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Anyone Have Experience Donating Blood Plasma

Theoldguy1Theoldguy1 Member Posts: 1,639 Member Member Posts: 1,639 Member
I've given blood on a regular basis. The Red Cross is looking for people who have recovered from Covid to donate convalescent plasma for use in treatment. Anyone have any experience good or bad with a plasma donation?

Also if you have done the convalescent plasma it says you should be "fully recovered" from covid for 2 weeks before you donate. My quarantine period ended 3 weeks ago. I "think" I'm fully recovered but still have a bit of headache and fatigue occasionally.


Probably need to call the Red Cross.

Replies

  • EliseTK1EliseTK1 Member Posts: 346 Member Member Posts: 346 Member
    Yes, I give blood regularly and also recently gave platelets/plasma. I felt way better after because I’m usually a little tired and light headed after giving whole blood. However they used both arms and it took hours, so not a comfortable experience to not be allowed to use your hands for that long. I also got really cold. My hubby gave as well and had an issue with hypocalcemia which is very common. They gave him Tums to chew on which helped.

    If you can give, do it. So many people need it. My hubby is going to do it again because they can use one arm for him. My veins aren’t so great, so I’ll stick to whole blood.
  • PsychgrrlPsychgrrl Member Posts: 3,023 Member Member Posts: 3,023 Member
    I have donated plasma before, but not for COVID.

    In my experience, the needles are bigger (it was explained to me the plasma cells are bigger and they don’t want them to break in transit. They pull it out, separate the plasma from the blood in a machine and then put the blood back into your other arm. The needle that pulls out the blood/plasma is (a little) bigger, the one that returns the blood is regular donation size. The process takes longer overall. I found it perfectly comfortable, once the “bigger” needle was in. I don’t have the best veins and even drawing blood for labs with the tiniest needle can be challenging.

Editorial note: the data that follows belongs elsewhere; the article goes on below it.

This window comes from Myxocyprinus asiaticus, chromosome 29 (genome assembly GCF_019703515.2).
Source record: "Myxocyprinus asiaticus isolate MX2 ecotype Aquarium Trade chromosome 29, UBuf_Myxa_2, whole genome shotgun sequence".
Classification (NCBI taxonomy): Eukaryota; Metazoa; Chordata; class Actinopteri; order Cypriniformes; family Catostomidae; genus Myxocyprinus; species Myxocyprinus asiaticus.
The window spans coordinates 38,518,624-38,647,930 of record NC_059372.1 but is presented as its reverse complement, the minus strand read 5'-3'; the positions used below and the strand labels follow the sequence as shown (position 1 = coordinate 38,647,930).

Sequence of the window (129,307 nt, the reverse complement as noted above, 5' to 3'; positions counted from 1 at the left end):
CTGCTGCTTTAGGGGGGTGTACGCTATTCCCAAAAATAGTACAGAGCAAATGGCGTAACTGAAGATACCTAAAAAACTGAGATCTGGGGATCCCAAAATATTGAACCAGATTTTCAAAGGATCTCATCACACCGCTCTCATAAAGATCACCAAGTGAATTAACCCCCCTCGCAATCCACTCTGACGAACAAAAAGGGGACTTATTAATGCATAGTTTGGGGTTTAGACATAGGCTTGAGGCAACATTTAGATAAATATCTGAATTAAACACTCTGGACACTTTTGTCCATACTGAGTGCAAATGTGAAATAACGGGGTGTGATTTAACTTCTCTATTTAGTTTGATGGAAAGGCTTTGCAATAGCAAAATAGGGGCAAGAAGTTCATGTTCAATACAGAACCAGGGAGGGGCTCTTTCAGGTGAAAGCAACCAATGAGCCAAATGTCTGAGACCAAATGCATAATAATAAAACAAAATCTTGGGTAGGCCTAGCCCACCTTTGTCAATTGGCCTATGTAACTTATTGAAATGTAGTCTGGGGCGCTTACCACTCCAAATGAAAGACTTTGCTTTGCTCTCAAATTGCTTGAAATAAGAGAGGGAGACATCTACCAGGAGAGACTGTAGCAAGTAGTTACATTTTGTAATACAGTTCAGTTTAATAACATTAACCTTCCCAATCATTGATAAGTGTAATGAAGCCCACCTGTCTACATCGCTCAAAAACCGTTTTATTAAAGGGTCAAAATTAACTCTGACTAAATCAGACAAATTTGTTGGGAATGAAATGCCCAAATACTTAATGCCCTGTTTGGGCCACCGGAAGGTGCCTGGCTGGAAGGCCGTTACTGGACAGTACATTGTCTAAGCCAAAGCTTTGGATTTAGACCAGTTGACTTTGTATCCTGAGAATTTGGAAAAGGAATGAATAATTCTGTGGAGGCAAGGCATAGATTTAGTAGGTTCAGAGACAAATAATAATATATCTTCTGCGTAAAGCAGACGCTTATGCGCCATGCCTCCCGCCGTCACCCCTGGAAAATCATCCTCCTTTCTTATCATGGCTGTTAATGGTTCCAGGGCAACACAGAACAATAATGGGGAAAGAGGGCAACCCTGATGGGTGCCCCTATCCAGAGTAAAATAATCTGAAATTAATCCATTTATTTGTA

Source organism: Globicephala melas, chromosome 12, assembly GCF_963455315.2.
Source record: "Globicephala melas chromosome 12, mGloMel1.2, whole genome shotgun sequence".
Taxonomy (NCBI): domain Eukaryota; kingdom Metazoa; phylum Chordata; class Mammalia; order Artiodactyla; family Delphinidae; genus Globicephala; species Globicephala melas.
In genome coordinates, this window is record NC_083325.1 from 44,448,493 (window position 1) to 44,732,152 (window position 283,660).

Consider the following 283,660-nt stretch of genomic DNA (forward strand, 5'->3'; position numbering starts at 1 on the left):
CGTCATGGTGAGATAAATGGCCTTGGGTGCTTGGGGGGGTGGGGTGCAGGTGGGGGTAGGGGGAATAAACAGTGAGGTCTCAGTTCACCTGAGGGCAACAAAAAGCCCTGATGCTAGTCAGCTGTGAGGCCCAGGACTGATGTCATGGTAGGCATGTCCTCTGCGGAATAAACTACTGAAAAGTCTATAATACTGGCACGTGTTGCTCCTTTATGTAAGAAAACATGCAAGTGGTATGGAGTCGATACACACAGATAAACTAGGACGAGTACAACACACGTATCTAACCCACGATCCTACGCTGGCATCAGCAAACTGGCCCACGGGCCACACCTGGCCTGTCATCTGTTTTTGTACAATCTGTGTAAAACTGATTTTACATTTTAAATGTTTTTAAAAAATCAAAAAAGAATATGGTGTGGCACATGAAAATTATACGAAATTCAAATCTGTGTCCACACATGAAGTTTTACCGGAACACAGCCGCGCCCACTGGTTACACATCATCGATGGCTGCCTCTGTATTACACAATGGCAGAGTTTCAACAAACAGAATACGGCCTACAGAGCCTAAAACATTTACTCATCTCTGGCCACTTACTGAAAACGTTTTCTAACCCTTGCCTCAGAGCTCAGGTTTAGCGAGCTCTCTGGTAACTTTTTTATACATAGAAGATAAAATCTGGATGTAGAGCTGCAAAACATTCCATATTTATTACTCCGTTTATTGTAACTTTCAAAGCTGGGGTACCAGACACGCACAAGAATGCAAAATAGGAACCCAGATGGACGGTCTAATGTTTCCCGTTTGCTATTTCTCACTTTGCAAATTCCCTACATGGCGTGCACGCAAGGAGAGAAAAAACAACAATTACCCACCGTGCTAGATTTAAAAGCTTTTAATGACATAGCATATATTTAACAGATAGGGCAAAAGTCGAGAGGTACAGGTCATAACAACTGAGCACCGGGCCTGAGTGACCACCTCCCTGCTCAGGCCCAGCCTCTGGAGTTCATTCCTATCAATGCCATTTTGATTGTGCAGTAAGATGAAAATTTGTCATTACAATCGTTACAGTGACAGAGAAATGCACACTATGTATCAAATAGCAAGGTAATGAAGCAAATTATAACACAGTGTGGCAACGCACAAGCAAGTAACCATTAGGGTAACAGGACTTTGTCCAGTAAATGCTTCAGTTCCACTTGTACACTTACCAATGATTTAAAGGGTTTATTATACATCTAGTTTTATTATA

Make sure you’re well hydrated beforehand.
  • oakeroaker Member Posts: 125 Member Member Posts: 125 Member
    I have been regularly donating plasma for almost 3 years. When the clinic isn’t busy, I’m in and out in about an hour. Definitely drink a lot of water the day before and day of donating. You also have to eat clean that day....no greasy foods. I had some troubles here and there with hitting the veins. Several bruisings, double pokes, low protein etc. But overall, a good experience and some extra cash to take Caribbean vacations lol.
  • janejellyrolljanejellyroll Member, Premium Posts: 24,817 Member Member, Premium Posts: 24,817 Member
    I gave plasma all the time in college. If you've given blood, it's pretty much like that, it just takes longer. I have heard the needles are bigger for plasma. If so, it's not in a way that I was able to tell. Where I gave, the chairs were comfortable and it was easy to bring a book and just tune out.

    People above mentioned hydration. I agree -- I've found that my veins are much easier to get to when I'm well hydrated.
  • yayamom3yayamom3 Member Posts: 913 Member Member Posts: 913 Member
    I used to give plasma weekly. It was no big deal, and as a busy parent, it was an hour of quiet time to read a book. I have naturally low blood pressure and can be low on iron, so I always had to pay attention to those so I didn't get turned away.
  • cwolfman13cwolfman13 Member Posts: 38,703 Member Member Posts: 38,703 Member
    Psychgrrl wrote: »
    I have donated plasma before, but not for COVID.

    In my experience, the needles are bigger (it was explained to me the plasma cells are bigger and they don’t want them to break in transit. They pull it out, separate the plasma from the blood in a machine and then put the blood back into your other arm. The needle that pulls out the blood/plasma is (a little) bigger, the one that returns the blood is regular donation size. The process takes longer overall. I found it perfectly comfortable, once the “bigger” needle was in. I don’t have the best veins and even drawing blood for labs with the tiniest needle can be challenging.

    Make sure you’re well hydrated beforehand.

    Yup, my experience also. I used to do it in college for extra $$. As I recall, I'd get $20 per donation.
  • srk369srk369 Member Posts: 263 Member Member Posts: 263 Member
    I echo being hydrated. When I was plasma only, I had no issues. The 1 time I did plasma and platelets, I fainted during the platelet time that happens at the very end. I've heard that that isn't uncommon.

    Just as an aside...I was scheduled to donate last week during the fiasco in Texas and had to reschedule, so I'm sure they are really in need down here...I donate on Friday!
  • srk369srk369 Member Posts: 263 Member Member Posts: 263 Member
    Oh, and I always eat to maintenance on blood/plasma donation days...I don't worry about a deficit.
  • Theo166Theo166 Member, Premium Posts: 2,423 Member Member, Premium Posts: 2,423 Member
    I gave plasma up to Jan, about 8 months after I had COVID. Since they haven't called me back, I'm assuming my anti-bodies finally dropped below their limit.

    All but my last donation were uneventful, on the machine for 45 minutes each donation. During my last visit the attendant didn't stick me correctly (I think) and the pressure alarms went off before we were finished.

    I didn't donate during dieting, so no advice on that angle.
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